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Smith v. Saul

United States District Court, W.D. Oklahoma

September 6, 2019

TRACI G. SMITH, Plaintiff,
v.
ANDREW SAUL, Commissioner of Social Security Administration, Defendant.[1]

          ORDER

          SCOTT L. PALK UNITED STATES DISTRICT JUDGE.

         Before the Court is the Objection [Doc. No. 27] filed by Plaintiff Traci G. Smith to U.S. Magistrate Judge Suzanne Mitchell's Report and Recommendation (“R&R”) [Doc. No. 26]. The Commissioner filed a response to the objection. See Resp., Doc. No. 28.

         In her R&R, Judge Mitchell recommended the entry of judgment affirming the Commissioner's final decision on Plaintiff's request for supplemental security income benefits because the administrative law judge's determination was supported by substantial evidence. That substantial-evidence standard of review-whether there “is such relevant evidence as a reasonable mind might accept as adequate to support a conclusion, ” which “requires more than a scintilla, but less than a preponderance”-is key to Judge Mitchell's determination, as well as to the Court's determination in this case. Lax v. Astrue, 489 F.3d 1080, 1084 (10th Cir. 2007) (quotation marks and citation omitted). Whether the Court “would have reached a different result [in the first instance] based on the [same] record” is not the question before the Court. Ellison v. Sullivan, 929 F.2d 534, 536 (10th Cir. 1990).

         Plaintiff argues that Judge Mitchell erred in her R&R by rejecting Plaintiff's arguments (from her opening brief [Doc. No. 18]) that the ALJ ignored probative evidence in reaching his conclusion and that his findings were not supported by substantial evidence. The Court reviews de novo those portions of the R&R to which Plaintiff made specific objections. See 28 U.S.C. § 636(b)(1); Fed.R.Civ.P. 72(b)(3). Having done so, the Court concurs with Judge Mitchell's analysis and adopts the same. The administrative record “must demonstrate that the ALJ considered all of the evidence, but an ALJ is not required to discuss every piece of evidence.” Clifton v. Chater, 79 F.3d 1007, 1009-10 (10th Cir. 1996). And “[t]he possibility of drawing two inconsistent conclusions from the evidence does not prevent an administrative agency's findings from being supported by substantial evidence.” Lax, 489 F.3d at 1084 (quotation marks and citation omitted). Here, the ALJ adequately supported his determination by substantial evidence from the record.

         Plaintiff also faults Judge Mitchell for referencing an indication in Plaintiff's medical records that she was “stable” and for putting some stock in the ALJ's indication that he had considered the entire administrative record in what Plaintiff calls a “general disclaimer[].” Obj. 2, 5, Doc. No. 27. Assuming without deciding that Plaintiff is correct, the result reached in this case is not changed. Even if these two references were excised from Judge Mitchell's R&R, the Court would still adopt it and still find that Judge Mitchell correctly determined that substantial evidence existed to support the ALJ's conclusion. Thus, Plaintiff's arguments do not prevail.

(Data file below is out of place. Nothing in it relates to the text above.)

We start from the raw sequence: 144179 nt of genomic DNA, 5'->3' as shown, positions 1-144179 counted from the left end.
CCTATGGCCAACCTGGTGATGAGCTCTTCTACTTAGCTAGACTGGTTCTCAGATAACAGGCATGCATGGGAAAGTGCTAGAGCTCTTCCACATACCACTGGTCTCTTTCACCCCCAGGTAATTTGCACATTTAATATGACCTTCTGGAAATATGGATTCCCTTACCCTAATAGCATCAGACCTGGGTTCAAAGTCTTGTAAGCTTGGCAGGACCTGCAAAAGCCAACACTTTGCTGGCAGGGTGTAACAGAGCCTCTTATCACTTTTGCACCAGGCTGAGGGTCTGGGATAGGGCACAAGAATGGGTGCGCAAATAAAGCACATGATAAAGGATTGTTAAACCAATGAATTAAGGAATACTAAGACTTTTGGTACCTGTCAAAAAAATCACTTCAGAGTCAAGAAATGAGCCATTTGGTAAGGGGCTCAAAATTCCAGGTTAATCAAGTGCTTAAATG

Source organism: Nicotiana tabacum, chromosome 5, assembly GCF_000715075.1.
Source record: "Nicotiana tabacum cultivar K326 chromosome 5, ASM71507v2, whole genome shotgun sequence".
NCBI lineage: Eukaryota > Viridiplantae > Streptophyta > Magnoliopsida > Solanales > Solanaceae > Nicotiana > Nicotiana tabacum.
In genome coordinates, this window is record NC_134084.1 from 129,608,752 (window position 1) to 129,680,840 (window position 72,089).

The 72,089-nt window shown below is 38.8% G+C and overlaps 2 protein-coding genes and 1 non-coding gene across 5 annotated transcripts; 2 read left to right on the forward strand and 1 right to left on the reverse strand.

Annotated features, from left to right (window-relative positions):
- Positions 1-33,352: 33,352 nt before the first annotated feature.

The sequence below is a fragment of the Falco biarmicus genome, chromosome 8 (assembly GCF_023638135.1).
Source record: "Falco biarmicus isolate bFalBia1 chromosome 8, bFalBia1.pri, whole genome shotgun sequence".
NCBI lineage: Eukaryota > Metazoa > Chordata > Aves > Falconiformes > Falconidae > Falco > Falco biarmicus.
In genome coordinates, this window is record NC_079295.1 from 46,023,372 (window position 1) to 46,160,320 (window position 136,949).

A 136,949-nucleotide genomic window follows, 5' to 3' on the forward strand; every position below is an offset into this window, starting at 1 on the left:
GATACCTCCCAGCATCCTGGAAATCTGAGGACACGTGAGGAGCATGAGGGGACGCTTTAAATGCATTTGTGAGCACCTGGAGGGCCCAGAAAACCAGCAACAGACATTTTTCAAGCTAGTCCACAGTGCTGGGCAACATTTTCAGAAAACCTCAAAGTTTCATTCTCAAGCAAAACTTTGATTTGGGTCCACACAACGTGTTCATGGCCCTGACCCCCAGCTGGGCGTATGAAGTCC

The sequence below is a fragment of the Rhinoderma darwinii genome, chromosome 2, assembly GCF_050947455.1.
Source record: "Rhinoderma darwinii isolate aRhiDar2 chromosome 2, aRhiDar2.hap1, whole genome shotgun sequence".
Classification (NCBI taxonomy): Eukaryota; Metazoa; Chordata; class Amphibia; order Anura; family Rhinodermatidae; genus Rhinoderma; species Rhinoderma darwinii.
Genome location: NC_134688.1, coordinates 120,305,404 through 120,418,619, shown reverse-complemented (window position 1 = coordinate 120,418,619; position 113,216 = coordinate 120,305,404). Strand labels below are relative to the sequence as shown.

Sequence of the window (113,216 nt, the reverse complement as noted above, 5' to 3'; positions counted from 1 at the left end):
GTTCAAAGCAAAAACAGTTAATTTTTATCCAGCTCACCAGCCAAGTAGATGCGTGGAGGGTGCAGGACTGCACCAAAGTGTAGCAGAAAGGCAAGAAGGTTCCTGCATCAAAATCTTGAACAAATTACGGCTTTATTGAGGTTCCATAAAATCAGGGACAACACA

Finally, the circumstances present in this case-where Plaintiff disagrees with the conclusion reached by the ALJ-are different from those in the authorities Plaintiff relies on. Most notably, in Clifton, the ALJ had “not discuss[ed] the evidence or his reasons for determining that [the plaintiff] was not disabled . . . or even identified] the relevant Listing or Listings.” 79 F.3d at 1009. In Hardman v. Barnhart, the ALJ used nothing more than boilerplate language and “failed to link or connect any of the factors he recited to any evidence in the record.” 362 F.3d 676, 679 (10th Cir. 2004). And, in Cox v. Apfel, the ALJ “made no mention of any of the uncontroverted evidence that [the] plaintiff suffered from depression, and did not mention, discuss, or weigh [multiple physicians'] findings or opinions with respect to [the] plaintiffs depression” despite the fact that the plaintiffs “primary diagnosis [was] her mood disorder”-i.e., depression. No. 98-5203, 1999 WL 820215, at *2-3 (10th Cir. Oct. 14, 1999) (emphasis omitted) (unpublished). Those situations-which each counseled for remand to the agency-are not present in this case.

         IT IS THEREFORE ORDERED that the Report and Recommendation [Doc. No. 26] is ADOPTED in its entirety and Plaintiffs Objection thereto [Doc. No. 27] is OVERRULED. The Commissioner's decision is AFFIRMED. A separate judgment will be entered contemporaneous herewith.

         IT IS ORDERED

---------

Notes:

[1] Commissioner Saul has been substituted for former acting-Commissioner Berryhill pursuant to Federal Rule of ...


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